Full STEAM Ahead

What can you do at the start of a new term in a ‘furniture-less’ classroom?

This was a recent dilemma faced by the Poihipi teachers and students.  

As Team Poihipi eagerly waited for the ‘green light’ to relocate into their brand-new collaborative teaching space, the students and teachers spent the first few days of the term in their old classroom… minus the furniture!

This challenge provided the perfect opportunity (and space) for the teachers to engage the students in purposeful STEAM activities.  

STEAM is an educational approach to learning that uses Science, Technology, Engineering, the Arts and Mathematics to develop students’ creative thinking and problem-solving skills through hands-on, collaborative learning activities. It is one of the many ways to provide students with the skills and knowledge they need to be successful in the 21st Century.

The Room 15 students were certainly excited and keen to give my STEAM challenges a go.

The first challenge involved the students working in small groups to make a wearable shoe using only newspaper, sellotape and scissors. It was interesting to observe how the different groups approached the activity.  Some adopted a more considered approach and carefully traced around an existing shoe as a starting point.  

Preston: I liked drawing around my foot.

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Riley: It was hard to trace and cut around my shoe.

Other groups immediately began ripping, scrunching and taping newspaper around a foot to cobble together what resembled a shoe. 

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Lucian: It was tricky making a shoe out of newspaper because it kept breaking.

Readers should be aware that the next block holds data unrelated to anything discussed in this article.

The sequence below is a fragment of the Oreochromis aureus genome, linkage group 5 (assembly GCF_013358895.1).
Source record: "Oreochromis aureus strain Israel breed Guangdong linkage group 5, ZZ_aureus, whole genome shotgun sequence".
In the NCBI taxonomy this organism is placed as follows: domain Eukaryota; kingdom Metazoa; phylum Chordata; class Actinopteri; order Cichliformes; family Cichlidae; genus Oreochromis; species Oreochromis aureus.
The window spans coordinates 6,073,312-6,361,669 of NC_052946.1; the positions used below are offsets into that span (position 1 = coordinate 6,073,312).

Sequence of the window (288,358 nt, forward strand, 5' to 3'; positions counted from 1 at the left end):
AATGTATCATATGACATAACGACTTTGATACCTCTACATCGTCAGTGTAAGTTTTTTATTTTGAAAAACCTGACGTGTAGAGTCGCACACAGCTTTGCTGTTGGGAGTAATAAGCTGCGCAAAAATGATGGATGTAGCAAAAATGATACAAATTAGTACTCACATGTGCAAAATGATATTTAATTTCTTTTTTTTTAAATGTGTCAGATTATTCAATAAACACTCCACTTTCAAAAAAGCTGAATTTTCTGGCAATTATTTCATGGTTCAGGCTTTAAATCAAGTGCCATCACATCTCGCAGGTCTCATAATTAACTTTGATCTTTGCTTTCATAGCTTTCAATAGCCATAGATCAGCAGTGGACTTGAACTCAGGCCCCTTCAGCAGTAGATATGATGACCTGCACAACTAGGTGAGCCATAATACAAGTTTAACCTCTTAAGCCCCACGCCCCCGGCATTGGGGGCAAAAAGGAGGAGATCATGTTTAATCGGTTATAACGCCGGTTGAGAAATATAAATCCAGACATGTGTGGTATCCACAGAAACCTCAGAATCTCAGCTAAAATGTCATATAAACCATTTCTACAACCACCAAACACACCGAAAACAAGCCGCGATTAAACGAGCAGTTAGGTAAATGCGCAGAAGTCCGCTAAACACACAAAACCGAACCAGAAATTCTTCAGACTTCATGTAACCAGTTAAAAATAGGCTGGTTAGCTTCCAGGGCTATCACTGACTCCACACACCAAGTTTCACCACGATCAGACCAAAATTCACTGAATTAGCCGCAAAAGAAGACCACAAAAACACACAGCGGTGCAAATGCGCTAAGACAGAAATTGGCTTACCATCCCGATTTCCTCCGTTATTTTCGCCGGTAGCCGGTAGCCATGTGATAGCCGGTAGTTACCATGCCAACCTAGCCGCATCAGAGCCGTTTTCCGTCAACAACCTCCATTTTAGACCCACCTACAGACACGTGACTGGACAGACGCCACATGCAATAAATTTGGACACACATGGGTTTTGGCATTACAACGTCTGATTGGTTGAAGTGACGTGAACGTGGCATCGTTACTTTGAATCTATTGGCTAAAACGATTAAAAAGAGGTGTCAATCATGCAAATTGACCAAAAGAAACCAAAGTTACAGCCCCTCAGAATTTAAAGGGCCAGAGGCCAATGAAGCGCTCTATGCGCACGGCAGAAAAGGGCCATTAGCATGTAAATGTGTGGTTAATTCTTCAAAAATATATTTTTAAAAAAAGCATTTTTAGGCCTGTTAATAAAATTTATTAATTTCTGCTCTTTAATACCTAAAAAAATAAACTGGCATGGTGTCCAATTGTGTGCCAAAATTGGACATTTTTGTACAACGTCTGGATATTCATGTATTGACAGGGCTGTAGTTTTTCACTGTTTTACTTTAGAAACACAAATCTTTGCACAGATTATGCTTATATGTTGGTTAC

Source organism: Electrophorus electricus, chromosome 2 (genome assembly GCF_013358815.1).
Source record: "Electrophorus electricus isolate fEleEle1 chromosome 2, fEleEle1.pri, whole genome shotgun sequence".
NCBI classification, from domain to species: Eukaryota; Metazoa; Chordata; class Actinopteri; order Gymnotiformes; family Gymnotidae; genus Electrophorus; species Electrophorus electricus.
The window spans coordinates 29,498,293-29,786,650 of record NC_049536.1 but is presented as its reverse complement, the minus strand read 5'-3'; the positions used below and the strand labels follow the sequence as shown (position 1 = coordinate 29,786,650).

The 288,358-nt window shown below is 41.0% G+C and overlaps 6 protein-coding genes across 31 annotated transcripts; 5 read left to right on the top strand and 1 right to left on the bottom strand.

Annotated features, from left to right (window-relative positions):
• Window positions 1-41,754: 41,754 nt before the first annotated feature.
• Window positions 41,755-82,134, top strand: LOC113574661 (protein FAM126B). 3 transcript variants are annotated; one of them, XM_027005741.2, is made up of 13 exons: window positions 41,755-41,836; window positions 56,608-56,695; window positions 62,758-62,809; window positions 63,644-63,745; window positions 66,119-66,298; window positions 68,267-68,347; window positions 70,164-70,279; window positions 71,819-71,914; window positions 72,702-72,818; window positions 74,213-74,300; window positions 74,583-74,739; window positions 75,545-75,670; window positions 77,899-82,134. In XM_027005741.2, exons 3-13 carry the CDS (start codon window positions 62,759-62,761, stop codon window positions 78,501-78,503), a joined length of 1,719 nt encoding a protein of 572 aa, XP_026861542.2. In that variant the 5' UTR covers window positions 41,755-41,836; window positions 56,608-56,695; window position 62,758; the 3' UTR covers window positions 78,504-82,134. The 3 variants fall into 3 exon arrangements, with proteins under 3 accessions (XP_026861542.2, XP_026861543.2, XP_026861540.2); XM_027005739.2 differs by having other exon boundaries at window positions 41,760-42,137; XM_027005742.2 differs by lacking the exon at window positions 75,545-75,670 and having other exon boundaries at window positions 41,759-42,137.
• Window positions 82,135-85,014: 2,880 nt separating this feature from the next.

Both techniques eventually achieved the desired result and some unique and varied shoes were created.  

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The second challenge involved students working in small groups to make the tallest, freestanding tower out of 20 cups.  

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There was lots of debate and negotiation during this activity and also lots of disappointment when the towers continued to collapse. One group had to remake their tower five times.

Brooklyn: Our tower kept on falling down!

Ben: The hardest part was that everyone in my group wanted to do different things.

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Towards the end, the students took ownership over the challenge and collaboratively decided to make one, huge freestanding tower using all, (or as many) of the cups as they could without the tower collapsing.  This proved to be more problematic than they initially thought as the students realised they were unable to use all of the cups in their tower.  

Segev: The cups kept on breaking.

Mason: It was really hard to stack all off the cups, but it was still fun.

Despite this minor setback, it was agreed that fun was had by all!

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So what skills and lessons did the students learn?

The STEAM experiences provided the students with valuable opportunities to bond with each other and to re-establish themselves as a cohesive group after the term break.

Both challenges encouraged the students to continue developing important skills like listening to and cooperating with others.  The students had to focus on managing themselves in small and large groups, taking turns and negotiating other points of view.  They needed to draw on dispositions such as resilience and perseverance when things did not go to plan the first time, and in order to eventually succeed in the challenges, they had to accept initial failures and have the courage to keep trying.

Keywords: STEAM, collaboration, resilience, perseverance

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